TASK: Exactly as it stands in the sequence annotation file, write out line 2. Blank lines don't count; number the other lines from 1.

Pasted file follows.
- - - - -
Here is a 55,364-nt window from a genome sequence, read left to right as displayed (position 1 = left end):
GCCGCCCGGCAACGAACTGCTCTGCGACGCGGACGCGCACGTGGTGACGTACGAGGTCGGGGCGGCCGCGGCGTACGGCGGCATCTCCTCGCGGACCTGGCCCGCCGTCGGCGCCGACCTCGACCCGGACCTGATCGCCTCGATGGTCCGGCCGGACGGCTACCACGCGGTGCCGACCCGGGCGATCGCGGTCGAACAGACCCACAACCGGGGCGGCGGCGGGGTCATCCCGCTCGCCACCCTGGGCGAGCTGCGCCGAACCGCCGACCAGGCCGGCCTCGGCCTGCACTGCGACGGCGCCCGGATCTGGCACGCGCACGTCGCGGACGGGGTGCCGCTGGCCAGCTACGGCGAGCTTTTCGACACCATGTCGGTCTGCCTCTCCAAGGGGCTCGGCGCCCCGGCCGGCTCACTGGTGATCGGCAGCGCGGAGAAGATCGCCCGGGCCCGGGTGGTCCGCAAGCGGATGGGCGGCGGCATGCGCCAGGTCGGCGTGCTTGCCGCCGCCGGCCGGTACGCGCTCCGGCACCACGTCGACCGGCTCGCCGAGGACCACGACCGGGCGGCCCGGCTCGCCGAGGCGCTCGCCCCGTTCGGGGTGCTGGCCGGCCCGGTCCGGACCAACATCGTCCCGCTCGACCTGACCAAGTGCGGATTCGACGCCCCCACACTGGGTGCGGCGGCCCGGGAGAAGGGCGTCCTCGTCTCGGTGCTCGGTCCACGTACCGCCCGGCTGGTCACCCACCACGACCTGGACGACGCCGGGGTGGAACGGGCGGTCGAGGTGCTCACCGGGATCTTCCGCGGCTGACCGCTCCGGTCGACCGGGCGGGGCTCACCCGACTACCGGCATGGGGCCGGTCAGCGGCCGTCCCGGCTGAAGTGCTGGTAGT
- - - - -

GCCGCCCGGCAACGAACTGCTCTGCGACGCGGACGCGCACGTGGTGACGTACGAGGTCGGGGCGGCCGCGGCGTACGGCGGCATCTCCTCGCGGACCTGGCCCGCCGTCGGCGCCGACCTCGACCCGGACCTGATCGCCTCGATGGTCCGGCCGGACGGCTACCACGCGGTGCCGACCCGGGCGATCGCGGTCGAACAGACCCACAACCGGGGCGGCGGCGGGGTCATCCCGCTCGCCACCCTGGGCGAGCTGCGCCGAACCGCCGACCAGGCCGGCCTCGGCCTGCACTGCGACGGCGCCCGGATCTGGCACGCGCACGTCGCGGACGGGGTGCCGCTGGCCAGCTACGGCGAGCTTTTCGACACCATGTCGGTCTGCCTCTCCAAGGGGCTCGGCGCCCCGGCCGGCTCACTGGTGATCGGCAGCGCGGAGAAGATCGCCCGGGCCCGGGTGGTCCGCAAGCGGATGGGCGGCGGCATGCGCCAGGTCGGCGTGCTTGCCGCCGCCGGCCGGTACGCGCTCCGGCACCACGTCGACCGGCTCGCCGAGGACCACGACCGGGCGGCCCGGCTCGCCGAGGCGCTCGCCCCGTTCGGGGTGCTGGCCGGCCCGGTCCGGACCAACATCGTCCCGCTCGACCTGACCAAGTGCGGATTCGACGCCCCCACACTGGGTGCGGCGGCCCGGGAGAAGGGCGTCCTCGTCTCGGTGCTCGGTCCACGTACCGCCCGGCTGGTCACCCACCACGACCTGGACGACGCCGGGGTGGAACGGGCGGTCGAGGTGCTCACCGGGATCTTCCGCGGCTGACCGCTCCGGTCGACCGGGCGGGGCTCACCCGACTACCGGCATGGGGCCGGTCAGCGGCCGTCCCGGCTGAAGTGCTGGTAGT